Even the seals on the the enviro-suit cannot keep out the stink from the atmosphere on Dante. There is a lot of volcanic activity on the planet, and the air is filled with the smell of sulfur. Most of the life on the planet requires sulfur for metabolic processes, even the plants. The Tur-Liz-Sticks shuffled about on the dirt of the barren region looking for water and food. Besides the insect like things that scuttled about, the only other source for food and water was the cactus-like plant. I watched the scientists watch one of the Tur-Liz-Sticks (my name for them—the scientists had some technical gobbledy-gook that they used to describe them). The little bugger trundled up to one of the cactus plants and carefully wormed his way between the spines of the cactus and drilled a hole into the plant with beaver-like front teeth. He carefully worked his head back and forth until he had a hole deep enough to make the plant begin to bleed, and then a surprisingly long and dainty tongue flicked out and lapped at the moisture released. This went on for a few minutes until the moisture stopped flowing and the plant seemed to seal itself against the fluid loss. The Liz-Stick then wormed around to another part of the plant and did the same thing. He kept this up until he seemed to get fat, and then he trundled off again. In passing, the tongue flicked out and caught one of the bug things like a Terrestrial frog, and it flicked back into the Liz-Stick's mouth where he chewed contentedly until he found a nice warm rock to lay on. Don't ask ME why the Liz-Stick wanted to find an even warmer place to rest after eating, the scientists seemed to think he needed extra heat to process the proteins from the bug like critter. The scientists were rather curious as to why Lizzy (I had taken to calling my favorite one by name) and his kind needed the armor that he carried about with him since there did not seem to be any predators big enough to harm him in his native environment. They had dissected a few of them and noticed that the number of ridges in the shell seemed to correspond with age. The Liz-Sticks seemed to be armored everywhere except for a soft spot on the stomach and for an area that surrounded the spine spikes that protruded from their backs. There were grooves on the side of their torso that the legs snapped into when they rested, and the inside of the legs were soft, but the outside was armored. When the legs were withdrawn, only the outside showed. Even the eye sockets were armored, and the brow ridges would snap shut when the Liz-Sticks would nap during the day or sleep at night. The nose had shrouds over what passed for nasal passages, and Lizzy had nice sharp tiny little pointy teeth along the sides of his jaw. I guess he needed them to break the carapaces of the bug like critters he ate. Even his lips were armored, and only retracted from his drill teeth when he went to sip the sap of the cactus plants.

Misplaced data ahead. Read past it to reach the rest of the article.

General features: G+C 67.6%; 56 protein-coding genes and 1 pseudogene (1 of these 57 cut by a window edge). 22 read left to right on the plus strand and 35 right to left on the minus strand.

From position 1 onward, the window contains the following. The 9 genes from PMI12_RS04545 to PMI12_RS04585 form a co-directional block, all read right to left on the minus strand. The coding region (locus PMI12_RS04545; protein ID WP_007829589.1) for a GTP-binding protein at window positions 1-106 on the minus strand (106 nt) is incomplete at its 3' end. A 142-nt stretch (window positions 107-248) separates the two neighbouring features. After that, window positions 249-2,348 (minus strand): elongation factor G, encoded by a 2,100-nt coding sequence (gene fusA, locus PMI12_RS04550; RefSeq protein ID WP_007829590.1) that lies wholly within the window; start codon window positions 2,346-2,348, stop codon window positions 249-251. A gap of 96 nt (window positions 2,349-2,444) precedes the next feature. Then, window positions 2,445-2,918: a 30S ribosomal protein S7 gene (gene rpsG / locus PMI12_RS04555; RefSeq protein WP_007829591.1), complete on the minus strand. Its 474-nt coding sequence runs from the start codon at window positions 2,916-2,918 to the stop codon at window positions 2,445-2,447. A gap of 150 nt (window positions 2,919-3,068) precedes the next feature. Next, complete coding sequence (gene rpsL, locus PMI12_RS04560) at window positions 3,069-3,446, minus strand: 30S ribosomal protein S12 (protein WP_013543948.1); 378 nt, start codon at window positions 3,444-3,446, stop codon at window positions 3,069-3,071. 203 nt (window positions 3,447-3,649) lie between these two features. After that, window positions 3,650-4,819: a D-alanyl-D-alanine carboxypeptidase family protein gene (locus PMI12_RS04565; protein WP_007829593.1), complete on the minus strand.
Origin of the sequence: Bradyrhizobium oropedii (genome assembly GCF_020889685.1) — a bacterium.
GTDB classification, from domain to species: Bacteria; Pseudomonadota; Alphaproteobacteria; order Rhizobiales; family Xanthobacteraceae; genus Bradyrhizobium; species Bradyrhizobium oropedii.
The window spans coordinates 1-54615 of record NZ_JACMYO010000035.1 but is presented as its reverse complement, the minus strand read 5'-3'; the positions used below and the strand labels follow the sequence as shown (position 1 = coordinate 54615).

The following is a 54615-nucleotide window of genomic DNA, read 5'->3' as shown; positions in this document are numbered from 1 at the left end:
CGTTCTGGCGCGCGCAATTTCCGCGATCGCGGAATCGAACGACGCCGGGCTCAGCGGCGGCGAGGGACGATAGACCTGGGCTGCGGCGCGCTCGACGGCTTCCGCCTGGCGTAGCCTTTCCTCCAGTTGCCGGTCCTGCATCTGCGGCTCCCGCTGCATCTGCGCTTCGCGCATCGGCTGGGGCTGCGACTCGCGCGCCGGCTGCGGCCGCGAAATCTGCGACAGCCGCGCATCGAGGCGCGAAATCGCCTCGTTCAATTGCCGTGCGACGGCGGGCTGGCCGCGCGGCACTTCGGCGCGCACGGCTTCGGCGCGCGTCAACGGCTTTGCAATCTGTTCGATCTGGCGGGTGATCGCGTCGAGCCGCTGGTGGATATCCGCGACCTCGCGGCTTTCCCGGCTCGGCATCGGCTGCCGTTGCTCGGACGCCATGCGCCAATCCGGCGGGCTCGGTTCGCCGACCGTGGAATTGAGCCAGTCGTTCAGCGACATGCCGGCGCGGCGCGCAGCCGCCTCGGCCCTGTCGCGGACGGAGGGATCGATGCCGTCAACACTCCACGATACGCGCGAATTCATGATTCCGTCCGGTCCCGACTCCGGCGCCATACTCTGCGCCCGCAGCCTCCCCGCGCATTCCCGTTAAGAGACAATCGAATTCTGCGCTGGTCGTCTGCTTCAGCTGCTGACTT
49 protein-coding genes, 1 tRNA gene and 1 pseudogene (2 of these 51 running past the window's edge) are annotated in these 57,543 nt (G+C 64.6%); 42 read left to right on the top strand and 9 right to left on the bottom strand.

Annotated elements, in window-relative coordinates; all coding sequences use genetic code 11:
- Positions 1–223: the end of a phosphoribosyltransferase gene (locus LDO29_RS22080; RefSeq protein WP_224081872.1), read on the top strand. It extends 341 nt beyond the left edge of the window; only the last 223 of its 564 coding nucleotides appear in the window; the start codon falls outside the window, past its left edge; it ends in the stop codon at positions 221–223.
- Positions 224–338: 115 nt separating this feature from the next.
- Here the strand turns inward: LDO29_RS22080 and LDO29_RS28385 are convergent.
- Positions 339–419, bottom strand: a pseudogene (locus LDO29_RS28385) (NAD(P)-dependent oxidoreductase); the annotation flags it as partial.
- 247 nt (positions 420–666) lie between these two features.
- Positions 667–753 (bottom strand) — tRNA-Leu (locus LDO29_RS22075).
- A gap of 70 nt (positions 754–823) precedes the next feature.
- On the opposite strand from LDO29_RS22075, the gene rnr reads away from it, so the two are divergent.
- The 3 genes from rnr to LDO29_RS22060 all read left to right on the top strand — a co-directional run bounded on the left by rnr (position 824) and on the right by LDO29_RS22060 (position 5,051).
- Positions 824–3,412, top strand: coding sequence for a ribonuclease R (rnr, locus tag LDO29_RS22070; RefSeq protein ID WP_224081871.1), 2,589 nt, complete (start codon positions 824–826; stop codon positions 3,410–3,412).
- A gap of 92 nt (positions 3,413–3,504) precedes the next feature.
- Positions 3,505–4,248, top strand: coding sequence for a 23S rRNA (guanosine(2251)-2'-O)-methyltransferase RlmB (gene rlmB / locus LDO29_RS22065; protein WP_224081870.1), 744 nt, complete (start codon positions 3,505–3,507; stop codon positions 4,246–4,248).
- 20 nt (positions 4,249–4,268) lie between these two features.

Scientists are a lot like little kids. They get focused on something, and it seems that nothing else matters. They ignore things like their environment, and they need a baby-sitter to make sure that they stay out of trouble. That was my job, although you would not think it the way the “kids” kept loading me up like a pack mule every time they went out to explore. It was on one of these little forays when we discovered why the Liz-Sticks were armored. We followed one of the Sticks to the edge of the desolation to a region where the jungle began to encroach. The Liz we were following was having difficulty getting through the ground cover that crept out from the jungle, but seemed to be making his way toward a puddle that sat on the edge of it. The air was so humid near the jungle that beads of water condensate were forming on the bubbles of everyone's enviro-suit in the party, No-one clearly saw what happened when the Liz-Stick reached the water near the jungle's edge because of this. I saw something reddish colored and about the size of a collie hop out from behind a “tree” (I was also informed by the scientists that the jungle did not have any true trees as we know them in the Sol system), and it seemed to snatch the Liz up in a claw and hop up into the branches of the not-tree and disappear into the gloom. I grabbed my slug thrower up and waited for something else to come out of the jungle, but all I heard was something that sounded like a bobcat screaming the word “crack” in a long drawn out howl. Actually, it was more like “CrrraaaaAAAAAAOOOaaaCCCccckkkkk!” With the consonants and vowels getting louder and softer and the “Ks” at the end distinct in a cracking sort of sound. The scientists later discovered that this was the cry of the female harpy announcing to her young that she was bringing dinner home. The males had a similar cry that was used to warn other males that they were encroaching in their territory, but the voice was much deeper like a huge bullfrog, and the distinct cracking noise came both at the beginning and the end of the cry (it was more like “K, K, K, KrrrraaaaOOOOaaaaacccccK, K, K, K!”) When the male harpy made his cry, you could see what looked like a pea travel up and down behind his throat wattle as he made the distinct “K” sounds. We didn't know all this at the time, and the jungle held many secrets. To me, it was frightening. Little did I know that I had good reason to be scared. The scientists, however, were excited! They wanted to rush right in and see what had taken the Liz. I made them stop and consult the base before I allowed them to carefully approach the puddle where the Liz had disappeared. I would NOT allow them to enter the jungle without more of my fellow baby-sitters along for their protection.